The debate surrounding FCPA enforcement and a compliance defense should be expanded to focus on the real issue at play – corporate criminal liability under the doctrine of respondeat superior.  The Chamber of Commerce has focused on the FCPA reform issue and has failed to gain much traction, especially in light of recent publicly-disclosed FCPA investigations.

Several years ago the Chamber pursued changes in corporate criminal liability through proposals to reform the doctrine of respondeat superior.  Now that the FCPA reform effort has stalled, the Chamber may want to renew its efforts to focus on corporate criminal liability and respondeat superior.

A corporation can be held criminally liable for the conduct of a single employee, if such conduct occurs within the scope of the person’s employment by the company, and the conduct was committed, in part, by a desire to benefit the company.  Such liability can be imposed despite a company’s efforts to ensure compliance by its employees.  In a sense, the doctrine has been adopted by courts as a means to impose strict liability on companies for the actions of a single employee.

Criminal cases against a company are rarely based on the conduct of one individual.  Most cases involve multiple employees, but nonetheless liability can be imposed despite company compliance programs.  The frequent refrain in this situation is that “if the compliance program was so good, then a violation would not have occurred.”  In other words, the government is holding companies to a strict liability standard and ignoring companies’ compliance programs.

Recent decisions in the civil context have started to cut back on the strict application of respondeat superior.  The Supreme Court has cut back on the doctrine of respondeat superior in considering vicarious corporate liability in the civil context – the application of Title VII sexual harassment cases and the imposition of punitive damages against corporations.  In the sexual harassment cases (Faragher v. City of Boca Raton and Burlington Industries, Inc v. Ellerth) , the Supreme Court ruled that an employer should be able to raise an affirmative defense that it had reasonable policies to prevent sexual harassment when there was no evidence the supervisor of the employee was involved or condoned the alleged sexual harassment.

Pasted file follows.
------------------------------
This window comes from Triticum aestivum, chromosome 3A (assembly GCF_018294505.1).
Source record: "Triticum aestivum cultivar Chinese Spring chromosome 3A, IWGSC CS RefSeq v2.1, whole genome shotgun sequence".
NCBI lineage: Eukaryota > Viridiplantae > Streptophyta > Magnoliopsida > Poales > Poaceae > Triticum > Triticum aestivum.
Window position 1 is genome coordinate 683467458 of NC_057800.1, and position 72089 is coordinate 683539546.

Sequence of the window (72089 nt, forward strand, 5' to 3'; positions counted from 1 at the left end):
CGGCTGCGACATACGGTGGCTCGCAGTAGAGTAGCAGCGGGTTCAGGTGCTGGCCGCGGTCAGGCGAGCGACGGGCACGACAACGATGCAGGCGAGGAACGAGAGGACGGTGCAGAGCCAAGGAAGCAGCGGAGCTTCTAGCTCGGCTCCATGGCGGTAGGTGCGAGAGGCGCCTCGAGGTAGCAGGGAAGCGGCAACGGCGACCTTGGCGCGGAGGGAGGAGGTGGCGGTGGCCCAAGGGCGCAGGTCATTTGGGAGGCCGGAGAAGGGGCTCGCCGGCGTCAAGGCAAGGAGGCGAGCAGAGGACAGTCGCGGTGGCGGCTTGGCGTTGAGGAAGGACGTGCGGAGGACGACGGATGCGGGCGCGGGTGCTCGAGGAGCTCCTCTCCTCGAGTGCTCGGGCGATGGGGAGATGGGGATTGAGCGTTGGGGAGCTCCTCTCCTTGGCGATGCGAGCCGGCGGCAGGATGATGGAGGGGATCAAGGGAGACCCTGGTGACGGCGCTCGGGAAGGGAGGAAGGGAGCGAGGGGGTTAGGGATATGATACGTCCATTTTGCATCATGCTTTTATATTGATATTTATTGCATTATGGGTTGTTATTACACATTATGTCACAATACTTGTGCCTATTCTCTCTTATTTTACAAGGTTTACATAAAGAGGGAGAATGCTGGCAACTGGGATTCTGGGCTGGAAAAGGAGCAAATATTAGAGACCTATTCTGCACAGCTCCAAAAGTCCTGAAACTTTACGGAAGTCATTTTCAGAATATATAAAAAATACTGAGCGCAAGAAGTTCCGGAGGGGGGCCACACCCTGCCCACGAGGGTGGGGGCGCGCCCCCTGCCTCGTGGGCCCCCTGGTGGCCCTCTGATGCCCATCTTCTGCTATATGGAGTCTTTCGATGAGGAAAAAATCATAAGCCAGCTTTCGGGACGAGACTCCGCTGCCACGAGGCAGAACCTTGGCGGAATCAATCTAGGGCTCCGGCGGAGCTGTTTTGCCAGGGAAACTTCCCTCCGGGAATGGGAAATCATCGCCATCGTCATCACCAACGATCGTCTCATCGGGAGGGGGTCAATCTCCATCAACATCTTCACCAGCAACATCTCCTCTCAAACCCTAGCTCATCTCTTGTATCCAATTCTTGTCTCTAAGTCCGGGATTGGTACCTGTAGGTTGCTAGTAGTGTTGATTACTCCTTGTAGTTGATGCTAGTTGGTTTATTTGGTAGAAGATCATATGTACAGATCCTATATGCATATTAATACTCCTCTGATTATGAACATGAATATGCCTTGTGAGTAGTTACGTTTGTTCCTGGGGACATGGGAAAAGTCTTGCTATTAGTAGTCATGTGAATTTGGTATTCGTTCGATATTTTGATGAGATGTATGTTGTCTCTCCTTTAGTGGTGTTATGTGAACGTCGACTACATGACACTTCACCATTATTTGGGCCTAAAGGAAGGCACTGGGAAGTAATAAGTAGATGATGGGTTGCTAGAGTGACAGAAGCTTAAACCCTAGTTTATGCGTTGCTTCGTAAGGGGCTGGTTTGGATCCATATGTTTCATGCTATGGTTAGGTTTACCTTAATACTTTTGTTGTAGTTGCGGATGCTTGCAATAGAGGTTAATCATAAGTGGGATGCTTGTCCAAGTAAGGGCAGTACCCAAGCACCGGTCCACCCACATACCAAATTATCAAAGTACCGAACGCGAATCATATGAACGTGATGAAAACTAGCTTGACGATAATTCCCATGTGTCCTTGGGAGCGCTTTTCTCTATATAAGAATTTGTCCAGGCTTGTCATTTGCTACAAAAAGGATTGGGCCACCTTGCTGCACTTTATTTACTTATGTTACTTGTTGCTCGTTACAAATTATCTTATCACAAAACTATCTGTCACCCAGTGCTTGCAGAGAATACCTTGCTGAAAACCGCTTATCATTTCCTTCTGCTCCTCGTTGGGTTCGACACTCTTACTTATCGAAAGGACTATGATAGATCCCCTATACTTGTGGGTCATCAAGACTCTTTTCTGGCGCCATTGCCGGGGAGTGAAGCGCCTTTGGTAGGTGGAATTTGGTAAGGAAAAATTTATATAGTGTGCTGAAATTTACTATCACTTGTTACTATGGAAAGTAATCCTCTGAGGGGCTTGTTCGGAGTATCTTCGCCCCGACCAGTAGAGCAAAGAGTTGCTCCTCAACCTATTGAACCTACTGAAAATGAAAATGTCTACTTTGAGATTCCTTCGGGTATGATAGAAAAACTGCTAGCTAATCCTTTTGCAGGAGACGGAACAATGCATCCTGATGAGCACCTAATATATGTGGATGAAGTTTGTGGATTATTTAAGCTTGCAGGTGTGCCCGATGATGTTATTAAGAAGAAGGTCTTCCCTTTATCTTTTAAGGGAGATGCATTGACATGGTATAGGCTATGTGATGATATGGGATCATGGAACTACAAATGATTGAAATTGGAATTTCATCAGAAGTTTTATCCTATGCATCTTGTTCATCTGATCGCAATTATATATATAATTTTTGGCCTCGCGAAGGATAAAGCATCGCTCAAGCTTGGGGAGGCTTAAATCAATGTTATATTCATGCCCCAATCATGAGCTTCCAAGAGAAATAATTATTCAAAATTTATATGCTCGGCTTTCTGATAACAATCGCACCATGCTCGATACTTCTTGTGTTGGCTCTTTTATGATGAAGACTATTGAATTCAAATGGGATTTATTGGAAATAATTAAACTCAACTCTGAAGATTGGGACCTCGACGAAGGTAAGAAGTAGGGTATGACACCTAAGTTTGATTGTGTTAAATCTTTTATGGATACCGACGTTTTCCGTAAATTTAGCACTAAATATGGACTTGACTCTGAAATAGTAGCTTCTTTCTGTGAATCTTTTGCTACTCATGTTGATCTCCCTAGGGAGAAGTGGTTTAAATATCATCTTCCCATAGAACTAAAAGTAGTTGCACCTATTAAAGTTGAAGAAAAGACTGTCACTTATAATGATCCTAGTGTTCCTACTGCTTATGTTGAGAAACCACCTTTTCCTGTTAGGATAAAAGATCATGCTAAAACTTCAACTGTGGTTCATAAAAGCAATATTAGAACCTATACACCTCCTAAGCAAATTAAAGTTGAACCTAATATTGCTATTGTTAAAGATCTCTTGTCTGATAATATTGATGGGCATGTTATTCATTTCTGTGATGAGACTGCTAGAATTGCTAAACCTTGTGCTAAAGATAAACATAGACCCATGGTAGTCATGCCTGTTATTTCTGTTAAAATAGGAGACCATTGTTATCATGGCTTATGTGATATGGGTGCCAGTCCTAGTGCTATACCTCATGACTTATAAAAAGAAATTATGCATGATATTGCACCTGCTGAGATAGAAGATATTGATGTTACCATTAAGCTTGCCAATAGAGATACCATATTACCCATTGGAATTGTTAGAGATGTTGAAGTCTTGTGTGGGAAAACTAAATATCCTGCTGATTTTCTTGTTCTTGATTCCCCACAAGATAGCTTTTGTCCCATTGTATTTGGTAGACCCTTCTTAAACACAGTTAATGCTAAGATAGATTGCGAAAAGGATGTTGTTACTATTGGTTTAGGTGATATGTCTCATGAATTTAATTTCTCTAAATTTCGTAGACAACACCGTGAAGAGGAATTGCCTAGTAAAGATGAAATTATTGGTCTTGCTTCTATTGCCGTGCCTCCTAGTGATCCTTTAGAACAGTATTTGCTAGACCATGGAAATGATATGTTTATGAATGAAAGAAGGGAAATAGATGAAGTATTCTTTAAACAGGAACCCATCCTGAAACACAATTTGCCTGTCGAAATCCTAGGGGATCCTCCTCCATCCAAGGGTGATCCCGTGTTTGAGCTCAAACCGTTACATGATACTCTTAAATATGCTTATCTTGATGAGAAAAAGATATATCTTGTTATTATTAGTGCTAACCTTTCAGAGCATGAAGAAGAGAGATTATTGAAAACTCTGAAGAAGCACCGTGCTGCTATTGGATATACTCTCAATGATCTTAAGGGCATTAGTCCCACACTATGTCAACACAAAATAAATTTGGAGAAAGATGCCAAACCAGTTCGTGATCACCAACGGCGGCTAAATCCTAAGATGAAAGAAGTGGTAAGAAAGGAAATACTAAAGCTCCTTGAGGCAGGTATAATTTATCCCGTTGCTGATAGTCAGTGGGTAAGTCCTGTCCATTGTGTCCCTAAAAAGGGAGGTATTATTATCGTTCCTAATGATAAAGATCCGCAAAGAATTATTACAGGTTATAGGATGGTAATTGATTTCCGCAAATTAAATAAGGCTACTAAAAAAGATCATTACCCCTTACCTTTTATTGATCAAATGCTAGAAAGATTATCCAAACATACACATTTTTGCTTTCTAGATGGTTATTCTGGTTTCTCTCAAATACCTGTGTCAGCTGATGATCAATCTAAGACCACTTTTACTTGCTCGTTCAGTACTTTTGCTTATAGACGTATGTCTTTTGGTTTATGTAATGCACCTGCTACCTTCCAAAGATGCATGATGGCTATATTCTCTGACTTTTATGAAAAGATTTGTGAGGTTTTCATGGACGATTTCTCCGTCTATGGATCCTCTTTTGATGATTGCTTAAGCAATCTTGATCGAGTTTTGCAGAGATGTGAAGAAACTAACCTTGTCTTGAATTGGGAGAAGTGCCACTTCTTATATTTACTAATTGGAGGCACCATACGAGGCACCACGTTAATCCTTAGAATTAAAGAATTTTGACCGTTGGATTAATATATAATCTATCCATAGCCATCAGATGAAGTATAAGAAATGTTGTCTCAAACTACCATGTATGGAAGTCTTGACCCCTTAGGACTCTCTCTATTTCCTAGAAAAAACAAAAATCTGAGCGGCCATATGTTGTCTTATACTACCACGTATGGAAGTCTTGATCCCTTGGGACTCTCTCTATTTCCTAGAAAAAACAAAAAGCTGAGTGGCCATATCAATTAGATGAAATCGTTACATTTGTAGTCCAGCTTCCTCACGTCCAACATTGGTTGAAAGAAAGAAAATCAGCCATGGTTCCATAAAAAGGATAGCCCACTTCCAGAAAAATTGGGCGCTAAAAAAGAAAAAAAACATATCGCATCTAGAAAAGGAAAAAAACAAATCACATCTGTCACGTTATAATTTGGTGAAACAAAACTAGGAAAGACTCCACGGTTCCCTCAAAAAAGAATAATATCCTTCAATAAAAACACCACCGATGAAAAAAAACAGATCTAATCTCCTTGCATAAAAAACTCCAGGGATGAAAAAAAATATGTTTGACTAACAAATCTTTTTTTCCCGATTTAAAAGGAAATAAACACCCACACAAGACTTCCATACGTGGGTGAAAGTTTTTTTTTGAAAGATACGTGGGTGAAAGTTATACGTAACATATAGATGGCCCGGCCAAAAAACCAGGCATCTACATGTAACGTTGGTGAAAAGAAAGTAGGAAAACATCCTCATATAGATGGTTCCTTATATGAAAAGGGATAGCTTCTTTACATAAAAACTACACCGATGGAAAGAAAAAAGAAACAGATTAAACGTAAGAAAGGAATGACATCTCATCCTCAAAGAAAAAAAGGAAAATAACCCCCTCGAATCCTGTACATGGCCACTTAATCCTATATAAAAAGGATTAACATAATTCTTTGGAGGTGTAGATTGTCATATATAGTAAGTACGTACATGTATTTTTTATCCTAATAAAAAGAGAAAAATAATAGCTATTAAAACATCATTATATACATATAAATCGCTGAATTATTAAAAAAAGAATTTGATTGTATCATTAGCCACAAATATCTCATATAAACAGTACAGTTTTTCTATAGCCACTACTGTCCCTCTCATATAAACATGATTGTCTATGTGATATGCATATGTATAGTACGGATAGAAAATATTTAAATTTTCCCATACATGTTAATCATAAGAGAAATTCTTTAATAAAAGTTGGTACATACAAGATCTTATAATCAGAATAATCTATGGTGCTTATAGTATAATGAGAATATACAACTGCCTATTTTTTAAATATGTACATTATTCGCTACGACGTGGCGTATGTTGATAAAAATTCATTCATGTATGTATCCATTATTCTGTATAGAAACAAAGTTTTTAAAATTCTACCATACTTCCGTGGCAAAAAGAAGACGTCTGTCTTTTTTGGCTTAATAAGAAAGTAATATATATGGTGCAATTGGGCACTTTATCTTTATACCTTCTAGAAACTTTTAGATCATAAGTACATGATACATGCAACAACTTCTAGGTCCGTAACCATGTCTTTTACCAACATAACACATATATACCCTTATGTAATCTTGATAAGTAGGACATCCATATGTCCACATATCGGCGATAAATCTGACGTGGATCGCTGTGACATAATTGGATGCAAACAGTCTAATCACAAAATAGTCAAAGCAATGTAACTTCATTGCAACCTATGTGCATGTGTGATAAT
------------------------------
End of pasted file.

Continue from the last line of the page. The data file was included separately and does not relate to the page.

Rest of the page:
In the punitive damages context, the Supreme Court, in Kolstad v American Dental Association ruled that punitive damages should not be imposed against a company based on the actions of an employee in violation of Title VII.  The Court cited the fact that imposing punitive damages in this situation was unfair and would create a disincentive for a company to create strong anti-discrimination policies and compliance programs.

The Supreme Court’s decisions cutting back on corporate liability for the actions of its employees seems at odds with the current state of the law governing corporate criminal liability.  Why should it be easier to establish corporate criminal liability for a single employee’s actions in contrast to a civil case against a company under Title VII for discrimination or sexual harassment?  The Supreme Court’s reasoning concerning corporate incentives to adopt and implement compliance programs applies equally to companies seeking to avoid criminal liability.

There are serious questions whether the purposes of criminal punishment – deterrence and retribution — are served by imposing criminal liability on companies for the actions of a single or a small number of employees which are contrary to the company’s compliance program.  The occurrence of a violation does not conclusively establish that a company’s compliance program is ineffective.  People act for a variety of reasons, some of which can be addressed by a compliance program and some which cannot be addressed by a compliance program.  If a company is held strictly liable no matter how much time and effort it devotes to compliance, the company has little incentive to commit to the compliance program.  In the absence of factual link between the criminal conduct of an employee and the company’s supervisors or senior managers, is it fair to impose criminal liability on the company

Those who advocate for reforming the doctrine of respondeat superior need to address how such a narrowing can be crafted.  Should liability for the conduct of an employee be attributed to the company if some level of management was aware of, or participated in, the criminal conduct?   Or should corporate criminal liability depend on some showing that the company did not have an effective compliance program?  I have addressed the problems with this latter standard in my prior post on the FCPA compliance defense issue.

It is clear that the Supreme Court needs to address this issue – when and in what context, we can only wait and hope.